An urgent court application, filed by WirelessG and six other applicants, argues that Vodacom has signed away its right to offer Wi-Fi in any of its operations. The agreement essentially states that WirelessG has exclusivity on Wi-Fi in any Vodacom operation.
WirelessG is well known for its Wi-Fi developments, which include the first ever Wi-Fi in airplane service in South Africa and a converged Wi-Fi, 3G and ADSL offering.
According to the legal document, which is in possession of MyBroadband, Vodacom entered into an agreement with WirelessG which gives them exclusivity on all Wi-Fi services and infrastructure. This means that Vodacom may have signed its right to a technology (Wi-Fi) away.
The document points to a shareholder agreement which contains the following clause:
“Vodacom agreed to extend to WirelessG a first right of refusal to operate a channel to integrate to other (than WirelessG) Wi-Fi infrastructure providers that Vodacom would want to bring on board on offering Wi-Fi to Vodacom customers (a right of first refusal/exclusivity in providing Wi-Fi services to Vodacom’s customers)”.
In another agreement between WirelessG and Vodacom Service Provider Company, the following clause is included:
“…Vodacom Ventures (and/or any of its affiliated companies [which hence includes Vodacom]) is not permitted to provide Wi-Fi services independently from WirelessG…”
WirelessG CEO Carel van der Merwe confirmed that “Vodacom is not permitted to provide Wi-Fi independently from WirelessG”.
Vodacom reneging on Wi-Fi agreement with WirelessG?
According to WirelessG Vodacom was selling Wi-Fi to customers without including WirelessG as a Wi-Fi provider – a direct contravention of their agreement.
Van der Merwe further said in the document that a direct competitor to his company, Internet Solutions, has been engaged by Vodacom to offer local Wi-Fi integration.
WirelessG said that Vodacom did not approach it in any of these cases (or in other cases involving Wi-Fi services), which is in conflict with its shareholder agreement.
According to the court document van der Merwe met with Vodacom to discuss partnering on Wi-Fi data offloading, but before Vodacom would consider partnering they wanted out of their initial agreement.
“I was informed that Vodacom will only consider co-operating with WirelessG, if WirelessG relinquishes its exclusivity rights [on Wi-Fi] in terms of the Irrevocable Offer and Shareholders Agreement,” the document states.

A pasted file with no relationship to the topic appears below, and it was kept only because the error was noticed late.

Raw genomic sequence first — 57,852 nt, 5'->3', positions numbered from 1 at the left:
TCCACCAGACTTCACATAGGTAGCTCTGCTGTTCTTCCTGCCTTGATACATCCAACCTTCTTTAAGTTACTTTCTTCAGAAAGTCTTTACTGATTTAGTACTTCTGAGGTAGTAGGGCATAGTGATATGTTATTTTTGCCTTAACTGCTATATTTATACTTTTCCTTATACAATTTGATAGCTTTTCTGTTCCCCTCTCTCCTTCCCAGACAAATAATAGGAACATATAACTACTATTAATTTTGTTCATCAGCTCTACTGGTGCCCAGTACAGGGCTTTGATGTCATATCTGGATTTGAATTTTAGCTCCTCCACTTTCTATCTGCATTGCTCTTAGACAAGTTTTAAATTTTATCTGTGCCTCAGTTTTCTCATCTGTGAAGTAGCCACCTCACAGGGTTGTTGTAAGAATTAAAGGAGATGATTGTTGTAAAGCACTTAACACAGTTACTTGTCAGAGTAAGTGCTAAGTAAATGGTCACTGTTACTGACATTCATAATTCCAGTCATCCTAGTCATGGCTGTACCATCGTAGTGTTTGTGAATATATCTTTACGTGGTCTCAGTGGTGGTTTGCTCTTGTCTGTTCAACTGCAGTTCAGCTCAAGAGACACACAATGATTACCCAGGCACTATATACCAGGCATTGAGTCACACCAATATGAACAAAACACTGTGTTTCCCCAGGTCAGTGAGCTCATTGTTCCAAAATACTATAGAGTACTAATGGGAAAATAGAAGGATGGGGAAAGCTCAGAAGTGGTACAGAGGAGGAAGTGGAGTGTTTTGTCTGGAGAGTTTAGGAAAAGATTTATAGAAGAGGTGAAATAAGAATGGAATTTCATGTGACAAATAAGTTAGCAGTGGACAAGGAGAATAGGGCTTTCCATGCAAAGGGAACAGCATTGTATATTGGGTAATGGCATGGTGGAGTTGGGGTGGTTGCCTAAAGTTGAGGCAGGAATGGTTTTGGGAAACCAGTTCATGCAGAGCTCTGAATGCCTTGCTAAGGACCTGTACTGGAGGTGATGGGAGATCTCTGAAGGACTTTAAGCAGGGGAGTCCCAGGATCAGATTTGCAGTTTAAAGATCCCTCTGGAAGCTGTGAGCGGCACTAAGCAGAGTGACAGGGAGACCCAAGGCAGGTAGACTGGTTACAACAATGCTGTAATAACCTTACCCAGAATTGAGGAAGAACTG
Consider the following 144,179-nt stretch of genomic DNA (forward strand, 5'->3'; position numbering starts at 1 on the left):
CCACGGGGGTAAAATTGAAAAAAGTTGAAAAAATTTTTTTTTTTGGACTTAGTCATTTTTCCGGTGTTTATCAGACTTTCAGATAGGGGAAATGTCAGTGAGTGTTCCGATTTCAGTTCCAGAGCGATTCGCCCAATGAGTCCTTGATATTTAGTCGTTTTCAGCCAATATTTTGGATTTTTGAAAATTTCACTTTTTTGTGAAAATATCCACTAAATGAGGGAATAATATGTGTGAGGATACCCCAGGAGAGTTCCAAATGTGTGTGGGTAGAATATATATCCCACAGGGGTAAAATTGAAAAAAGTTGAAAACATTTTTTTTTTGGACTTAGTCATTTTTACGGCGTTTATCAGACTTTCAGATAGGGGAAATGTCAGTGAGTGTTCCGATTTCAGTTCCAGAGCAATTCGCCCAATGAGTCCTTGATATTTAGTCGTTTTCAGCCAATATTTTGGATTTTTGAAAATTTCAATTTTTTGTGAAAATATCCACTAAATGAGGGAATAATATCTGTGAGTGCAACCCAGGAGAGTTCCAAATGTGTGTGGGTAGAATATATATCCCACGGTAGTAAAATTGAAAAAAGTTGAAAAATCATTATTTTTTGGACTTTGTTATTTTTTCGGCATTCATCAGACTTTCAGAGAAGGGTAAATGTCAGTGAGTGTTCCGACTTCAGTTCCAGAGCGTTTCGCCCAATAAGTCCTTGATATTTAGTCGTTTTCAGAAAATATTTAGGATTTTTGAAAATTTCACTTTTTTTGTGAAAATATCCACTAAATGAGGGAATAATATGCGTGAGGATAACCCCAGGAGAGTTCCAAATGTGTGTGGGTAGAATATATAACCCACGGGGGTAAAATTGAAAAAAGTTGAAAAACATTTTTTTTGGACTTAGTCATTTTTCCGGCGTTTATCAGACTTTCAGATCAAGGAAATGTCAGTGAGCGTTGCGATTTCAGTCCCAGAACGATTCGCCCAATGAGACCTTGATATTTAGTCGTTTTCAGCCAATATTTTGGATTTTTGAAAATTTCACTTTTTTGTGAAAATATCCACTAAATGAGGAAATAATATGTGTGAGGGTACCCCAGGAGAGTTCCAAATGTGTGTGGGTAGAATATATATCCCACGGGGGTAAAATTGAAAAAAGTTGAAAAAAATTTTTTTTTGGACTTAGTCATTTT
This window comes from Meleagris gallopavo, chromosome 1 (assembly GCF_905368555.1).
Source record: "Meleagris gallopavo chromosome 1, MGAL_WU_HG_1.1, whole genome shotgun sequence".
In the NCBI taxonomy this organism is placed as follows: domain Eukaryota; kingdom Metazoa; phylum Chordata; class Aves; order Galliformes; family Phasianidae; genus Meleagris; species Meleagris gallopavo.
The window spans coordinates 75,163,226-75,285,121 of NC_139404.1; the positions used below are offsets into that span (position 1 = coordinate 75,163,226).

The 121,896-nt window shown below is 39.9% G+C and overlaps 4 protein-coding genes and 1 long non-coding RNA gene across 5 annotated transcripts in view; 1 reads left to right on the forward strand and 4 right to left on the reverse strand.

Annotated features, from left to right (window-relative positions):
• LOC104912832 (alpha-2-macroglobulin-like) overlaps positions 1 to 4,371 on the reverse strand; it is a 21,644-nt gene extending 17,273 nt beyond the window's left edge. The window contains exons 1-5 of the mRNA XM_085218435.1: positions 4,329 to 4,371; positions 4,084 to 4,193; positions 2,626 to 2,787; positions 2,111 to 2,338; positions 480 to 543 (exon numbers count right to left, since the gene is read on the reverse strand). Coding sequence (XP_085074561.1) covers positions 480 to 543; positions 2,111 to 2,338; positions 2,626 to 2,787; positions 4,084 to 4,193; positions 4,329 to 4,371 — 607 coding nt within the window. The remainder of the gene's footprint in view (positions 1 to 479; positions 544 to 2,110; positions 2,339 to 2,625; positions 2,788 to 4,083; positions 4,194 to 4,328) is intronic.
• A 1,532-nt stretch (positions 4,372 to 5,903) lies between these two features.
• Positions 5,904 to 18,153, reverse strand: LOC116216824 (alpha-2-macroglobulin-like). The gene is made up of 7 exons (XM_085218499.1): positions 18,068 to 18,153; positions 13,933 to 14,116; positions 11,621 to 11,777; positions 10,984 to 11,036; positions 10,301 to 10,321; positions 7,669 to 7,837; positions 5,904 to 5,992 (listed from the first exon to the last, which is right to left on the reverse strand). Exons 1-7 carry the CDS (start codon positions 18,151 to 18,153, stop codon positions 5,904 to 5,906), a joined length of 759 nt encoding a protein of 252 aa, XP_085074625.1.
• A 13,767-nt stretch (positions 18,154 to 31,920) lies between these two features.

Wireless G explains legal action
The WirelessG CEO said that Vodacom has failed dismally to implement the terms contained in their shareholders agreement.
“Our shareholders will undoubtedly suffer substantial damages if Vodacom’s conduct is allowed to proceed,” said van der Merwe.
“All other avenues to get the terms of the shareholders agreement implemented are exhausted and we had no other satisfactory remedy [other than legal action].”
However, van der Merwe is still keen on a negotiated settlement. “The first prize is still to settle this issue around the negotiation table, however, if it cannot be done in a good business spirit, the final relief that will be sought is specific performance of contractual obligations and damages for breach of contract.”
Van der Merwe said that the bottom line is that Vodacom is obliged to offer WirelessG any Wi-Fi opportunities.
“A fair negotiated deal after which Vodacom and WirelessG can co-operate in good faith to share the Vodacom customer base on this opportunity, is what is expected,” said van der Merwe.
Big risk to Vodacom?
If the Wi-Fi exclusivity agreement – as presented by WirelessG – holds up in court, it can pose a significant risk to Vodacom.
Mobile data offloading using Wi-Fi (hence carrying mobile data over a Wi-Fi network to relieve a congested cellular network) is starting to gain traction globally.
Mark van Vuuren, MD of Jasco ICT Solutions, argues that offloading 3G onto Wi-Fi can result in cost reductions of up to 60% on traditional 3G deployments. This leaves more room for profitability as well as improved customer service.
However, being forced to use WirelessG for all its Wi-Fi needs may not be the worst case scenario for Vodacom.
MyBroadband has received information that WirelessG has been in discussions with large telecoms players and investors regarding business partnerships (partly based on this exclusivity agreement).
Theoretically one of Vodacom’s competitors can purchase a stake in WirelessG, and through this agreement influence Vodacom’s fate in the Wi-Fi arena. Vodacom currently holds a 26% share in WirelessG.
Vodacom may be left with no other choice but to purchase the remaining shares in WirelessG.
MyBroadband asked van der Merwe about the rumoured negotiations with large telecoms players, but he would not elaborate the matter.
“We were contacted [by interested parties], but I cannot provide any details of who the companies are or information on any commercial or share related discussions,” said van der Merwe.
Vodacom spokesperson Richard Boorman confirmed that Vodacom received an urgent application from WirelessG in December.
“We’re in the process of compiling a response which is due on 11 February. The matter is then set down for hearing on 11 March 2013,” said Boorman.
“Vodacom has been advised not to comment ahead of this as this may prejudice the case. Whilst we believe we have a strong defence to the allegations made by WirelessG we would nevertheless prefer to sit down with WirelessG and resolve the matter if possible.”
The case is set to be heard on 5 February 2013, WirelessG said.